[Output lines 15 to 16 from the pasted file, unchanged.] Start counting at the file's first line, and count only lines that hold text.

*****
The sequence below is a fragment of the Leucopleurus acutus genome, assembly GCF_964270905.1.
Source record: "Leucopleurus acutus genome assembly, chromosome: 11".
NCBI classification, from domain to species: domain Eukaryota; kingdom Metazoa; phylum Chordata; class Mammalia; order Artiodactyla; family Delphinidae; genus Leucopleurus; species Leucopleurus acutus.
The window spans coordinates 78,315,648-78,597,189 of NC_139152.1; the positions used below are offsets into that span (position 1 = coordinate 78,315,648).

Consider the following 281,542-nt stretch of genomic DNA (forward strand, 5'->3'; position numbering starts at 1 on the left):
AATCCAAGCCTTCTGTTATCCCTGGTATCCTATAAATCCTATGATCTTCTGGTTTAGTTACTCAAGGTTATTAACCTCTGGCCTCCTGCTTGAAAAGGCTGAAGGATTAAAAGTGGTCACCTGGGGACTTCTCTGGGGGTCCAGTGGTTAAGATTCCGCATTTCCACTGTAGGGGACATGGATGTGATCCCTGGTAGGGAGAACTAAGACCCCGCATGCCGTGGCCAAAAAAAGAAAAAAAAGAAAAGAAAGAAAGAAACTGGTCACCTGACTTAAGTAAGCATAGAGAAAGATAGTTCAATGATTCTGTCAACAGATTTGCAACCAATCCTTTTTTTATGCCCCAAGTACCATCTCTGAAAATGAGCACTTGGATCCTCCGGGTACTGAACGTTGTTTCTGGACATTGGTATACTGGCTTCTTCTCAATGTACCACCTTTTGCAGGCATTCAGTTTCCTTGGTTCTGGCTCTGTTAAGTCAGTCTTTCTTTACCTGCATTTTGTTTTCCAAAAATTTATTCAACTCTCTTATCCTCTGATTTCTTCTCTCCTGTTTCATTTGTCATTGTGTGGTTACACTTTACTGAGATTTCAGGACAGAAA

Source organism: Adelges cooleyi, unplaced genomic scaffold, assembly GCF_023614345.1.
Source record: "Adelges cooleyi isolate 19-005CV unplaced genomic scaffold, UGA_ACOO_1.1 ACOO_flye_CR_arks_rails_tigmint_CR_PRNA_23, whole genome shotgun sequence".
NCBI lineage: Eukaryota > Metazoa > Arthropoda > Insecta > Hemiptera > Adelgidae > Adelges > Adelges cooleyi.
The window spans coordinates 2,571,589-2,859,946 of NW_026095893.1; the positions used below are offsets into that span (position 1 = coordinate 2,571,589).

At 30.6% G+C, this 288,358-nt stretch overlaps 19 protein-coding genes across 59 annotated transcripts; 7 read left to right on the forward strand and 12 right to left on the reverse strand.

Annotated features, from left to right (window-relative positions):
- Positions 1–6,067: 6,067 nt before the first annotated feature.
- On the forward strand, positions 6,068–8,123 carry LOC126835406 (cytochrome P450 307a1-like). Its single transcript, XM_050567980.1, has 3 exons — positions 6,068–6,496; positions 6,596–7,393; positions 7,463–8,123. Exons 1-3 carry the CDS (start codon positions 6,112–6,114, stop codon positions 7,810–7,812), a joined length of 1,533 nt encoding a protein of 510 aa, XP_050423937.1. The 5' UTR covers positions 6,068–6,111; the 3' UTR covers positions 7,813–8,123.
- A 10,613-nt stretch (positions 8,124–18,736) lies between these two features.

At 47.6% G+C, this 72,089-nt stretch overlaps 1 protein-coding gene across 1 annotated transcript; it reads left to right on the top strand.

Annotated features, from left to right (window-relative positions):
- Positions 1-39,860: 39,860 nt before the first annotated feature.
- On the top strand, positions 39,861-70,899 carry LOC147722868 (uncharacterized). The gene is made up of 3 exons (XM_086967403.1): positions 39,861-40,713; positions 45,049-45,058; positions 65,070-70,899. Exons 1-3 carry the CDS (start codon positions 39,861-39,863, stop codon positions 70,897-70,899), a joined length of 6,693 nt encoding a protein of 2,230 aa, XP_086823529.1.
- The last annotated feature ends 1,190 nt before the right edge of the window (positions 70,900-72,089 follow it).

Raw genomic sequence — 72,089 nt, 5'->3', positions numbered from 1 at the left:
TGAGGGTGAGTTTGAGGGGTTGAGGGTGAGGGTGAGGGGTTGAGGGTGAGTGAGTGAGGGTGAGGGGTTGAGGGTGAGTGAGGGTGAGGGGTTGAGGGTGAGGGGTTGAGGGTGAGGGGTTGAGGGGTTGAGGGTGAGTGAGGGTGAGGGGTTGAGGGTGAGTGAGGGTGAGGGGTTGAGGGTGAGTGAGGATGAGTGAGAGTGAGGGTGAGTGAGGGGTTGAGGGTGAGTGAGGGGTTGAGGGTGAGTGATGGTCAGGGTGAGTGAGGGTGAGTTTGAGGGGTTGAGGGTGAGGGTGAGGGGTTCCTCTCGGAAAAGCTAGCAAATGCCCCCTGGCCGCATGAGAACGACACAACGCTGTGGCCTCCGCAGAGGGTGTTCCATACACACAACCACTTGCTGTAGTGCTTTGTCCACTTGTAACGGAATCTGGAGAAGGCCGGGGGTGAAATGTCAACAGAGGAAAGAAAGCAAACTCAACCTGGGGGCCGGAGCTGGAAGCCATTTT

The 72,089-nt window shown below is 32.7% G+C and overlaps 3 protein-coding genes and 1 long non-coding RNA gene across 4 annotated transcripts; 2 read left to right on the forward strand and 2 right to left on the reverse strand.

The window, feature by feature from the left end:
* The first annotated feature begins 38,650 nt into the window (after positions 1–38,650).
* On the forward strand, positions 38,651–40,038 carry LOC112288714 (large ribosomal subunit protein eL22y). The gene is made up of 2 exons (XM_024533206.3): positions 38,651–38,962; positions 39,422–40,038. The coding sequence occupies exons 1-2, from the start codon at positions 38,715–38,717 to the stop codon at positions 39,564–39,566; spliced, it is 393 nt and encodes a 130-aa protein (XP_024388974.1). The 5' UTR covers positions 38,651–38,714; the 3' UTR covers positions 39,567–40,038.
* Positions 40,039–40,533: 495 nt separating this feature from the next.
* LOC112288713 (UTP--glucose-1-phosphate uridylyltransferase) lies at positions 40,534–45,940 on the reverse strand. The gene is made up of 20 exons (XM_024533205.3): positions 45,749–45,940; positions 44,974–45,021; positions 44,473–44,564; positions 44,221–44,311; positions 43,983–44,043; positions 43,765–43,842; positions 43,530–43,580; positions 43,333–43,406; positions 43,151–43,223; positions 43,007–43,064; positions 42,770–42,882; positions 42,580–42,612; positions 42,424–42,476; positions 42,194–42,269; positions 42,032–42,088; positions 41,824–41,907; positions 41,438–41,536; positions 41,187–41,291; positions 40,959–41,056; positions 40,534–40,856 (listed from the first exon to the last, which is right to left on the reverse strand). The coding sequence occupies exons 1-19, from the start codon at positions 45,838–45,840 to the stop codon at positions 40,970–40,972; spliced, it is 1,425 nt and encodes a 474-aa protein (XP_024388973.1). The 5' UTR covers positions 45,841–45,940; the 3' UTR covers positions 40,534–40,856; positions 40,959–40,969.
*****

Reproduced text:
- A 10,613-nt stretch (positions 8,124–18,736) lies between these two features.

At 47.6% G+C, this 72,089-nt stretch overlaps 1 protein-coding gene across 1 annotated transcript; it reads left to right on the top strand.